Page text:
Whilst Edinburgh is undoubtably Queen of Hogmanay – this year I’m resolute I am not falling into the trap of New Year’s Resolutions.
My husband doesn’t believe in new year’s resolutions. He says that if you want to make a change in your life you should do it immediately, whatever the time of year. He’s right of course (he often is) but that doesn’t stop me from setting at least three unattainable goals every January.
Because I love planning, lists and goals, setting out my annual objectives for the year ahead really appeals to me. There’s also the feeling of a new year being a fresh start and an opportunity to put all the bad habits behind you. But that’s a wholly artificial construct. There isn’t really anything significant about changing the last digit on the date (congratulations to anyone who achieves that right from the beginning of the year though, usually takes me until March to get used to it). Lasting change is much more likely if it is made in response to a genuine trigger, not just because the earth has done another revolution round the sun.
There are several repeat resolutions that I’ve made every new year for the past five years, which confirms that my commitment to following through on my January promises to myself has a pretty poor success rate. The changes that I have successfully converted into habits this past year have come about gradually, each one triggered by individual circumstances rather than because I set out to make a list. For example, I now walk or run to and from work most days instead of getting the bus. This is the lasting legacy of doing a step count challenge in June which made me realise how achievable (and beneficial) that is. Also, after years of laziness, I now remove my makeup every night. This one was triggered by starting a new job with lots of much younger women so let’s not dwell on that too much! The point is that changes are much more likely to stick if they come about organically over time rather than being forced by the convention of bettering ourselves at the beginning of the year.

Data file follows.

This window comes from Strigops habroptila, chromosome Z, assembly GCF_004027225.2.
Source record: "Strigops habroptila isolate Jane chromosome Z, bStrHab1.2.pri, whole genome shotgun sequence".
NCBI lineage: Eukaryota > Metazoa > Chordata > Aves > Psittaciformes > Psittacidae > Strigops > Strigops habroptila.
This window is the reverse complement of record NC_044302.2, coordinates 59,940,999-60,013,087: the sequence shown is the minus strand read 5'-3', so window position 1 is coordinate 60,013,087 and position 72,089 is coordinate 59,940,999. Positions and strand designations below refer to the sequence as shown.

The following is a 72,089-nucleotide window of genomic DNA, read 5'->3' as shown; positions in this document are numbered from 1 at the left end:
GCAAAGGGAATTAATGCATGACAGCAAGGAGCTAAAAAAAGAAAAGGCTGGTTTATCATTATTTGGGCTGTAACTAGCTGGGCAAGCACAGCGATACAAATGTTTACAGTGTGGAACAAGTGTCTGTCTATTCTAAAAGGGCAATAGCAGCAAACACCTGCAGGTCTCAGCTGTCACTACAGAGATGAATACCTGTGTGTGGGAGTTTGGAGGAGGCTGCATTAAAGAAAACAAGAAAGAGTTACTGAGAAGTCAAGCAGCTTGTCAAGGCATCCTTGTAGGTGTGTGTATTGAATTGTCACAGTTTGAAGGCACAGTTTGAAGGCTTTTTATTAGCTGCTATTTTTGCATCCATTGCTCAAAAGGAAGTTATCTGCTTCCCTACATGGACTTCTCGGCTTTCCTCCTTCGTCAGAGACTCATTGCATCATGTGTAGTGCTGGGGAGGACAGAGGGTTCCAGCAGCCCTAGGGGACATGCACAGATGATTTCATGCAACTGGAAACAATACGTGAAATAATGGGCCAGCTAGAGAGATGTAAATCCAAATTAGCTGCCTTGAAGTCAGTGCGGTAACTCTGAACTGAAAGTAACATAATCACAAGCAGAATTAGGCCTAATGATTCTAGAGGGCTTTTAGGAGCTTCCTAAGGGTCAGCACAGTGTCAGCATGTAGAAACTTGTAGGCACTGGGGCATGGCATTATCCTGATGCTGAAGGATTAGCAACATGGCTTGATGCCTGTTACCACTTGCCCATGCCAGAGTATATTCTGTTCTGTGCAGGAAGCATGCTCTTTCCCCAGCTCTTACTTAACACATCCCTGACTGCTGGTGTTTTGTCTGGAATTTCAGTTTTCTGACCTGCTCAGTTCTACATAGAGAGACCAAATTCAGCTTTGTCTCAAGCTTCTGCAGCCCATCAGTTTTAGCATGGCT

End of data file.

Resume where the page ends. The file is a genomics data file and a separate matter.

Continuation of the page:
Maybe this will be the year that I floss every day (floss my teeth that is – I’ve been making that resolution since way before the start of the fancy dance move that I can’t do) or keep in touch with my friends better (sorry friends), but it’s much more likely that I will continue to be hit and miss on both unless my teeth fall out or my friends become inexplicably high maintenance (none of them are, it’s the only way this works).
So I’m not making any resolutions for 1 January 2019. Not because everything is perfect; far from it, I have plenty of bad habits! And not because my husband doesn’t believe in them (that’s never stopped me before), but because I’ve come to realise that an annual evaluation and long list of life improvements hasn’t been effective for me before so it’s time to try a different approach.
From now on I’ll evaluate things on an ongoing basis and make changes as and when they’re required. Hmm, that sounds suspiciously like a resolution in itself. I knew it would be a hard habit to break!